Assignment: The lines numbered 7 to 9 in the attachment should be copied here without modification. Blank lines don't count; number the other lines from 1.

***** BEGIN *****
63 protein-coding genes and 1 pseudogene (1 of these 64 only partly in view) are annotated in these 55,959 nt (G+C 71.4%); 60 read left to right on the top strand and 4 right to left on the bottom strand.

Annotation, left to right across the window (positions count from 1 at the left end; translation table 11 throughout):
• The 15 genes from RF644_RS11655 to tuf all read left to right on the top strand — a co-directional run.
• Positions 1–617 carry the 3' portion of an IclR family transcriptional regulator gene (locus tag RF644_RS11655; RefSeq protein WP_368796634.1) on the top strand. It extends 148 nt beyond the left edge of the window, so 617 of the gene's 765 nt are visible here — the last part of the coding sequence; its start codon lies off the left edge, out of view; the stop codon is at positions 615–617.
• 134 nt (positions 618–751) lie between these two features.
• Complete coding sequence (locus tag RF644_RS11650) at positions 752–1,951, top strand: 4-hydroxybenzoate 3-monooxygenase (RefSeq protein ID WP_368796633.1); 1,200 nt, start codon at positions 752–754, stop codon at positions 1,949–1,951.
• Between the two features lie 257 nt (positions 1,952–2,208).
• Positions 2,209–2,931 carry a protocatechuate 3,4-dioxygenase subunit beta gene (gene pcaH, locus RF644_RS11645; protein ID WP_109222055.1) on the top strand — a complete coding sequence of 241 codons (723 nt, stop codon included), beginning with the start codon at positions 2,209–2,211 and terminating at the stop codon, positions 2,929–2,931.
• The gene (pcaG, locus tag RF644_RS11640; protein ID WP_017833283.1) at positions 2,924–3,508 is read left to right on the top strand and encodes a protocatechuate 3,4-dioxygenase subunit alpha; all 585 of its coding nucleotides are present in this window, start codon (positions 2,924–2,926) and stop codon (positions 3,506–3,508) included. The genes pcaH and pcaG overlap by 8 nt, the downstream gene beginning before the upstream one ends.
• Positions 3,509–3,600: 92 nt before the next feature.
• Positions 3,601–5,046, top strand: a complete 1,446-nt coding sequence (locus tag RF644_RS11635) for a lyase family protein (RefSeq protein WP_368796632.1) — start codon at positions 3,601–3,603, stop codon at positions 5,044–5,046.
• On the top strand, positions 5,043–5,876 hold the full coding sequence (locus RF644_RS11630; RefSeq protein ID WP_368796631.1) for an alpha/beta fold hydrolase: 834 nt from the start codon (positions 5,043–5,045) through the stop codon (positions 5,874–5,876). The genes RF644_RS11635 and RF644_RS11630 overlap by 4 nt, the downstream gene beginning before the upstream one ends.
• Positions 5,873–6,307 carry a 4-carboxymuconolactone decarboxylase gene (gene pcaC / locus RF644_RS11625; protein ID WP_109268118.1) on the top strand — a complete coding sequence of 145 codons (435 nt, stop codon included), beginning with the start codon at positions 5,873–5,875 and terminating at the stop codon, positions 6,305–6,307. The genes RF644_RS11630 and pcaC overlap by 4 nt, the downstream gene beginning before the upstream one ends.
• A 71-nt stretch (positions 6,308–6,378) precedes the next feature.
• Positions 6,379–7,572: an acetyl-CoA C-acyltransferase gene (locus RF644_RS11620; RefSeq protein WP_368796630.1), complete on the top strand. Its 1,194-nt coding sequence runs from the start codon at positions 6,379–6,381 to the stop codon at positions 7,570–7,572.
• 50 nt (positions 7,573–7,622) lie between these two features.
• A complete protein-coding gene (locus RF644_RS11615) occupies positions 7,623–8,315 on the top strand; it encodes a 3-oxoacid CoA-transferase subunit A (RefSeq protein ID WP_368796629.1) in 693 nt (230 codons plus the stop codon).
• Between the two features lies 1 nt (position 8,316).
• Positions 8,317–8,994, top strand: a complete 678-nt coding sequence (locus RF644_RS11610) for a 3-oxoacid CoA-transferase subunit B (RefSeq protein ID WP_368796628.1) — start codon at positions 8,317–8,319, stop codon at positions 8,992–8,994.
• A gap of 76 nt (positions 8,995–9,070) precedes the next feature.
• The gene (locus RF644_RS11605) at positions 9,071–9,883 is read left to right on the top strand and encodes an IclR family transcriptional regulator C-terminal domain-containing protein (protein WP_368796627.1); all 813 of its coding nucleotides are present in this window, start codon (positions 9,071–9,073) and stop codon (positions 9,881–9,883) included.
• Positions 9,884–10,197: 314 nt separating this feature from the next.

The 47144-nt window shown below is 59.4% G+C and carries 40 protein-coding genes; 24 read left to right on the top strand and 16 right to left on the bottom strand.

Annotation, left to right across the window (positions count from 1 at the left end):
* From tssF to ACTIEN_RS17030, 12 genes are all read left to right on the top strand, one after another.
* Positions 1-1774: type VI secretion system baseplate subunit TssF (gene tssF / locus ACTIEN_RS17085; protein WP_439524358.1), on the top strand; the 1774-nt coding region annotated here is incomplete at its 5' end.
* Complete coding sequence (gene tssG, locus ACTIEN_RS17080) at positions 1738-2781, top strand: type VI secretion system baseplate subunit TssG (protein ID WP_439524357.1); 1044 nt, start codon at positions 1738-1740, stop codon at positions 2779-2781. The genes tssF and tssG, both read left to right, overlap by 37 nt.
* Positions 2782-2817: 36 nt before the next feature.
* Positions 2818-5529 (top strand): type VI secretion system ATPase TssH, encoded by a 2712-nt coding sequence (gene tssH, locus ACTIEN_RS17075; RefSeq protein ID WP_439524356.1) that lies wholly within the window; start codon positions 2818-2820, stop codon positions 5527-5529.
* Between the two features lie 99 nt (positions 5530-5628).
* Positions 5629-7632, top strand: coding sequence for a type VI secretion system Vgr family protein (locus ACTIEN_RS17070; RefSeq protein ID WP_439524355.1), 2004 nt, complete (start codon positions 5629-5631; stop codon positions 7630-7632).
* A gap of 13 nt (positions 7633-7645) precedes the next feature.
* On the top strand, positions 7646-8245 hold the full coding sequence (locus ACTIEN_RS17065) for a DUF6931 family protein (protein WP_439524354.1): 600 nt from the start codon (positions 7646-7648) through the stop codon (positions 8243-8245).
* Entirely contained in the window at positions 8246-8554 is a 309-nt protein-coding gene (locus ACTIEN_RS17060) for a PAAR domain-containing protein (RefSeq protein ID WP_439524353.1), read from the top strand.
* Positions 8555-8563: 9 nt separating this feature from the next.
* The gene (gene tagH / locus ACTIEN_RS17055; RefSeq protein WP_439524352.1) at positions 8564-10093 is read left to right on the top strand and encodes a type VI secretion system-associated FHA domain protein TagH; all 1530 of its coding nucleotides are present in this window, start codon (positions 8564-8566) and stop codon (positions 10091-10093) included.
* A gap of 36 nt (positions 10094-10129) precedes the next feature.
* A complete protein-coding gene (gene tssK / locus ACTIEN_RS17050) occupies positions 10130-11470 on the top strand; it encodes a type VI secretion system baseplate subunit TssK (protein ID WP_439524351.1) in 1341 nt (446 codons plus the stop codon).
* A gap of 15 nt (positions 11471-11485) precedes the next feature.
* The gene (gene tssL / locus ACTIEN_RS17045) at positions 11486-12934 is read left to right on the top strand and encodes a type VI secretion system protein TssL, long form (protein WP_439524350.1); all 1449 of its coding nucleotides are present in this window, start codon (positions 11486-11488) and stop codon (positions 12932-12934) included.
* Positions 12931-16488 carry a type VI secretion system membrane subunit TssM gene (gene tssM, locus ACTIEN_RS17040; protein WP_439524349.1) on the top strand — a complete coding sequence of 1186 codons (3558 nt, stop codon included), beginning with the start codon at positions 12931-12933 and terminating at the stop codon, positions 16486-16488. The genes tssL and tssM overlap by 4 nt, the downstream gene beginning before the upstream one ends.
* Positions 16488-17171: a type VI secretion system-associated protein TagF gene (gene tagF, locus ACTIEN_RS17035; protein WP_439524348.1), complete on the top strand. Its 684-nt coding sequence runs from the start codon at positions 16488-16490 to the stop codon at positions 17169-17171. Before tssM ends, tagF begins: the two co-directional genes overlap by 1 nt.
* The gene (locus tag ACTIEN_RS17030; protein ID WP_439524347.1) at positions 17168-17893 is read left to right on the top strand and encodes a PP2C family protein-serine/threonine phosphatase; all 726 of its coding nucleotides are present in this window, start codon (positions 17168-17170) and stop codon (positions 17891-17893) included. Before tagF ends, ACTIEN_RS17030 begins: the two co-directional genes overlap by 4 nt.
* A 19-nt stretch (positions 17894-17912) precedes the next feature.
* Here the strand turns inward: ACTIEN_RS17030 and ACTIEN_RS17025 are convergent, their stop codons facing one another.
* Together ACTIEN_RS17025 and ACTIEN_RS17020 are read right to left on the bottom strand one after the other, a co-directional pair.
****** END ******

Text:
• Between the two features lie 257 nt (positions 1,952–2,208).
• Positions 2,209–2,931 carry a protocatechuate 3,4-dioxygenase subunit beta gene (gene pcaH, locus RF644_RS11645; protein ID WP_109222055.1) on the top strand — a complete coding sequence of 241 codons (723 nt, stop codon included), beginning with the start codon at positions 2,209–2,211 and terminating at the stop codon, positions 2,929–2,931.
• The gene (pcaG, locus tag RF644_RS11640; protein ID WP_017833283.1) at positions 2,924–3,508 is read left to right on the top strand and encodes a protocatechuate 3,4-dioxygenase subunit alpha; all 585 of its coding nucleotides are present in this window, start codon (positions 2,924–2,926) and stop codon (positions 3,506–3,508) included. The genes pcaH and pcaG overlap by 8 nt, the downstream gene beginning before the upstream one ends.